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Industrial Ethernet Book Issue 70 / 43
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Wireless communications protocols and the smart meter

Nick Wellington, Strategic Communications Director at Navetas, looks at the coming smart meter rollout across the UK, and the various wireless communications network challenges - such as security and real time operation - that will have to be overcome for its success. He believes that in the short term, Zigbee should be rolled out where it can operate effectively, leaving flexibility to later fill in the gaps that Zigbee cannot, while the industry researches other wireless solutions.

Traditional electricity meters - These will not do for the smart meter roll-out - wireless communications issues will need sorting too.

The UK Government has committed to a nationwide rollout of 53 million smart meters (Fig 1) in 30 million homes and businesses by the end of 2019. Apart from the fundamental metrology of this new generation of energy meters, perhaps the key element is the communications platforms and protocols that will be used by smart meters.

Fig. 1: A smart meter. These are essential to fully realise energy saving and 'smart' billing benefits, but so is efficient connectivity to smart networks.

In many respects the smart meter rollout also represents the largest communications infrastructure project currently in progress. There has been much discussion into what communication standards will be used, but these discussions, though ongoing, remain frustratingly slow as we move closer to the start of the full rollout in 2014.

What must connections deliver?

The wireless connectivity of smart meters needs to deliver on several key requirements - the primary demand being security. The security of the data links with smart meters is one of the key concerns of energy suppliers and consumers alike. Issues such as these could possibly rule Bluetooth and Bluetooth Low Energy out of the smart meter equation.

The second key concern is that any wireless standard that is selected must be able to handle the type of data that will be transmitted. This comes back to how smart meters will be specified - for example will these devices have data disaggregation incorporated into their design? If so will this data disaggregation monitor in real time or take measurements every 10 minutes?

This leads on to the third concern - that we must not take a decision now on the communications protocols that may stifle innovation and new developments in the future.

Where are we today?

There are two clear issues with smart meter communications. These are:

• Communications in the home area network (HAN), particularly the links between meter and in-home display and between meter and the Consumer Access Device (CAD)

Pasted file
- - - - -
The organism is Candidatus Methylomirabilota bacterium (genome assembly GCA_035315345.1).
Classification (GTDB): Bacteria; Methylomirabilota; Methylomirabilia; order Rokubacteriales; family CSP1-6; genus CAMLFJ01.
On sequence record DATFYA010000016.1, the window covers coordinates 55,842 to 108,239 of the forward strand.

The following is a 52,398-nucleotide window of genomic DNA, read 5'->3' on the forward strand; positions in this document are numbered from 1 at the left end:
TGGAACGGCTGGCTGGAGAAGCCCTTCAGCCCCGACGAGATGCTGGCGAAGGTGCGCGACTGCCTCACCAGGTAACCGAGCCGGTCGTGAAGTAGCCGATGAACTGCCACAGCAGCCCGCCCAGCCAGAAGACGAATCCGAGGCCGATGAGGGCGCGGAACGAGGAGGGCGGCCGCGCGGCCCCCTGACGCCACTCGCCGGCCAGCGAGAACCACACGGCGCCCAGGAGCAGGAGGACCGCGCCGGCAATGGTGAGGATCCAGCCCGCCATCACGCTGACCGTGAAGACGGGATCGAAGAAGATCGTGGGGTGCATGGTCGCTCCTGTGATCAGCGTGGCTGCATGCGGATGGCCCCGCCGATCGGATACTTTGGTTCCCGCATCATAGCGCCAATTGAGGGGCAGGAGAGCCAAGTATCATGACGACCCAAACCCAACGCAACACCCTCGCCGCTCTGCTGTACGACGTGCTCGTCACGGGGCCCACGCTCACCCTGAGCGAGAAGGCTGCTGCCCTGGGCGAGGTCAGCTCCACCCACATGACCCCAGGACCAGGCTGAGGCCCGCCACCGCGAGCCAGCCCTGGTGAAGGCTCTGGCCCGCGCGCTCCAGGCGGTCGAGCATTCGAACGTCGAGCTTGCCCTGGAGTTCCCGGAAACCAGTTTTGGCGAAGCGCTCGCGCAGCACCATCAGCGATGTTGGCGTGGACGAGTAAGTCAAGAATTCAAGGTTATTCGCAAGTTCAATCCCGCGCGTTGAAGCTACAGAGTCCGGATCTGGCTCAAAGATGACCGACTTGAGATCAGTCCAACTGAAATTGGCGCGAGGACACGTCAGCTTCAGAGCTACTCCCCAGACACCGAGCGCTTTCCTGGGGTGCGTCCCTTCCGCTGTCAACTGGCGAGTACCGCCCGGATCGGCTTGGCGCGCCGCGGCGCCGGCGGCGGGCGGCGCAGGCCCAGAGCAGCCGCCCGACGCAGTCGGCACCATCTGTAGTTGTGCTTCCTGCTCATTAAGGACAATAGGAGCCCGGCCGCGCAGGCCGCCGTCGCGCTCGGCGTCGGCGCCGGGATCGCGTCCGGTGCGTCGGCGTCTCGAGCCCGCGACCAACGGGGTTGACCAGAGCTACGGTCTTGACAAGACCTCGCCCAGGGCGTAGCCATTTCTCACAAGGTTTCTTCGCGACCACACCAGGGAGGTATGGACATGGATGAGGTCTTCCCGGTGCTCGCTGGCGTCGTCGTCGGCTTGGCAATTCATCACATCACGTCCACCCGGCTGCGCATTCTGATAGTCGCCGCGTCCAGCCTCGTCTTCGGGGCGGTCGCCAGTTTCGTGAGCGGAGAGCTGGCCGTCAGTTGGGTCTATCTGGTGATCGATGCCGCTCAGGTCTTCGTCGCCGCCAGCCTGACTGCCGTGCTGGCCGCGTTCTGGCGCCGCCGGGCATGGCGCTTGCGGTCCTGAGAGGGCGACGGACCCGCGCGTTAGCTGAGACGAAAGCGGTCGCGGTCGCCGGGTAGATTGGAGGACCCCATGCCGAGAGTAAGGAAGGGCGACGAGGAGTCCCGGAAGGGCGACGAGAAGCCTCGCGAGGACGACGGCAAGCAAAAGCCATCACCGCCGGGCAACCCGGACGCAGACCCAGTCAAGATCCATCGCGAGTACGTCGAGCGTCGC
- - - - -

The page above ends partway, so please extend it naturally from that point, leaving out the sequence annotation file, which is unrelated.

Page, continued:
• The connection to the WAN from the smart meter or communications hub in the home.

The problem is that there is still no agreement on the standards and protocols that these connections will use. With so many smart meters to rollout this is a cause for concern.

Many believe that a 'one size fits all' solution that will suit every household would be best. However, the industry is finding that there are significant impediments to this.

One standard that is being proposed for the HAN element is Zigbee. However, while this would work for the vast majority of households, there are some deployment scenarios that pose challenges. For example, Zigbee's propagation is quite poor, so deploying it in flats might be a significant challenge. Zigbee is also short range, so for houses where the meter is in the garage, for example, it would not be ideal.

So while a 'one size fits all' solution sounds good, it is clear that it will not be possible for smart meters. The industry believes that communications are going to be difficult, or at least not easily solved by Zigbee, in around 25% of homes (about 7.5 million).

That is why there are, and need to be, many other communications standards on the table, such as Wi-Fi, Wireless M-Bus, PLC and even radio. It is difficult to say currently whether any of these solutions can be taken off the table. It is likely that all will have a role to play; trying to make just one work across the board for all smart meters will hinder the whole smart meter roll out.

However, while there is a view that the smart meter rollout could be put on hold until we find a communications solution that fits everybody's needs, there are now plans to move ahead with Zigbee in the many homes and businesses where it is viable, while looking for solutions for the 25% of 'difficult' homes. The communications market moves so fast that once the smart meter rollout has started in earnest, it is extremely likely that something new and more innovative will be available.

The rollout is needed to save money and energy. It would be very foolish to prevent these savings for the vast majority of homes, just for the sake of a single solution.

The future

So in the short term, Zigbee should be rolled out where it can operate effectively, leaving flexibility to fill in the gaps that Zigbee cannot, while the industry researches other solutions. This has the benefit that while we are installing, we are learning all the time. As we get to wireless environments, we will have gained years of experience of smart meter installation and wireless communications performance. This will be invaluable.

We cannot ignore people just because they do not meet the Zigbee profile. The industry must push on with the required communications network.

Source: Industrial Ethernet Book Issue 70 / 43
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